Fake Lancashire: Are you being served up a deadly cocktail?
Revellers could unwittingly be sipping a deadly cocktail this Christmas, thanks to the prevalence of illegal alcohol.
Lancashire Trading Standards officers are warning unscrupulous shopkeepers and landlords they will take action against people trading counterfeit booze, or ripping off customers by using cheaper substitutes.
Since April 1, the service has received more than 40 complaints regarding substitution of alcohol, but a spike of complaints is expected this month as some unscrupulous landlords and traders try to cash in on people drinking over the festive season.
Some bogus booze seized off Lancashire’s streets has been found to contain dangerous levels of chemicals that can cause blindness and could even prove fatal.
It is among a number of challenges the team has to tackle as more new products are released on to the market, and the potential for manufacturers to make false or misleading claims to sell products is “immense”.
Rachel Wilcock, lead officer for food, animal health and agriculture, said: “Coming up to Christmas we are likely to see an increase in complaints where unscrupulous landlords increase their profits by serving customers fake branded drinks.
“This practice is a criminal offence and those involved could face prosecution. Officers investigate allegations by taking samples which are then analysed. Counterfeit spirits and surrogate alcohol frequently contain dangerous levels of methanol, isopropanol and other chemicals which cause toxic hepatitis, blindness and even death.
“Alcohol smuggling and counterfeiting is linked to other illegal activities, including drug smuggling, prostitution, violence, money-laundering and terrorism.”
The Scientific Services lab in Ashton-on-Ribble is a hub of activity, where scientists check consumers at the county’s hundreds of takeaways and eateries are getting what they pay for.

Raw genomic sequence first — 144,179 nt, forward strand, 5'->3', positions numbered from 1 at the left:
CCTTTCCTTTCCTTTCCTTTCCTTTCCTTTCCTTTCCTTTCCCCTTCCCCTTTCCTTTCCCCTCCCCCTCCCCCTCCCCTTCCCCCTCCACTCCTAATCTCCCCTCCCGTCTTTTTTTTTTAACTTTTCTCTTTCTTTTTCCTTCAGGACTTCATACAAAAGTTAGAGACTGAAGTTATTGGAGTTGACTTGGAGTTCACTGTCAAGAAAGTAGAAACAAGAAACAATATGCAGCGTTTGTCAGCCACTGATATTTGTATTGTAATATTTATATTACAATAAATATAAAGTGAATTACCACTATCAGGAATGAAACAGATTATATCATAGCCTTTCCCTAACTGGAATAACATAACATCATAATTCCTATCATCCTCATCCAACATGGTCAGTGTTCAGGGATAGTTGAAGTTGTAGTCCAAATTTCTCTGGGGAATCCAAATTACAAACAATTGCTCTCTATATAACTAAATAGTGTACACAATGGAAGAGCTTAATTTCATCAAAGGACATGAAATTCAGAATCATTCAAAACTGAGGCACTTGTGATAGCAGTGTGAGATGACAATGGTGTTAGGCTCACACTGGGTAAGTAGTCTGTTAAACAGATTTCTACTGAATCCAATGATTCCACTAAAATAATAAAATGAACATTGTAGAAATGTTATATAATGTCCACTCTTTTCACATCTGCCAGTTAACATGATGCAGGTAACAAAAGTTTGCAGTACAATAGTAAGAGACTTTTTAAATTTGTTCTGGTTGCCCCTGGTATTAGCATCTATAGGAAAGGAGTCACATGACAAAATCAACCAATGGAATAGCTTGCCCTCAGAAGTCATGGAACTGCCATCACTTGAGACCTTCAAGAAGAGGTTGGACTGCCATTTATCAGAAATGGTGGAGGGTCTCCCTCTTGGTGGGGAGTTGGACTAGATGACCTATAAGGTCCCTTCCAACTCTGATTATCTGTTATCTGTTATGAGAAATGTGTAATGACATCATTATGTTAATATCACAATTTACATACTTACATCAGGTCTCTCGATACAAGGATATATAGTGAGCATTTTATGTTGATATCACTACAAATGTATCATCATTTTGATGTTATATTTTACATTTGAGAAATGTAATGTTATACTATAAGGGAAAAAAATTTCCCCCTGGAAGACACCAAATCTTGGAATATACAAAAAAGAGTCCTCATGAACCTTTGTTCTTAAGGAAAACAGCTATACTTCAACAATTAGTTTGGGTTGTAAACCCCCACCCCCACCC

From farm to fork, Trading Standards do all they can to ensure food sold or made in Lancashire is fairly and safely produced, farm animals are kept free of disease, and food and drink is safe and correctly described.
The lab – one of only six such facilities in the country – tests issues with food and drink, including samples seized in last year’s horse meat scandal, and meals that don’t match their descriptions, such as a lamb curry made from beef. At least 140 samples have been taken this year from Lancashire’s eateries. The lab’s food and agriculture manager, Bharathi Reddy, said: “We make sure food in Lancashire is fit for consumption and has come through the proper channels.”
Scientists were shocked to find problems with sweets being sold to children in retail outlets across the county, after a flood of American and imported sweets onto the market.
Tests on 24 kinds of imported candy seized from retail outlets found only six were deemed to be satisfactory. Five had levels of colour breaching EC regulations, and 17 were labelled incorrectly. Others issues have arisen from foreign imports.
Rachel added: “The global and European food market means that some of the food now on sale in Lancashire is unfamiliar to us, and therefore 22 samples were taken to look at the quality of labelling – 12 were found to be unsatisfactory – problems included no English labelling, and inaccurate or missing nutritional information.
“A large proportion of takeaway samples identified outlets weren’t accurately describing pizza toppings, in that they were stating they used mozzarella, when in fact the analysis showed that there was non-dairy sources of fat in the cheese.
“From December 13, all takeaways will be required to declare allergens in their food.”
In tomorrow’s Fake Lancashire series we look into the internet scams conning computer users.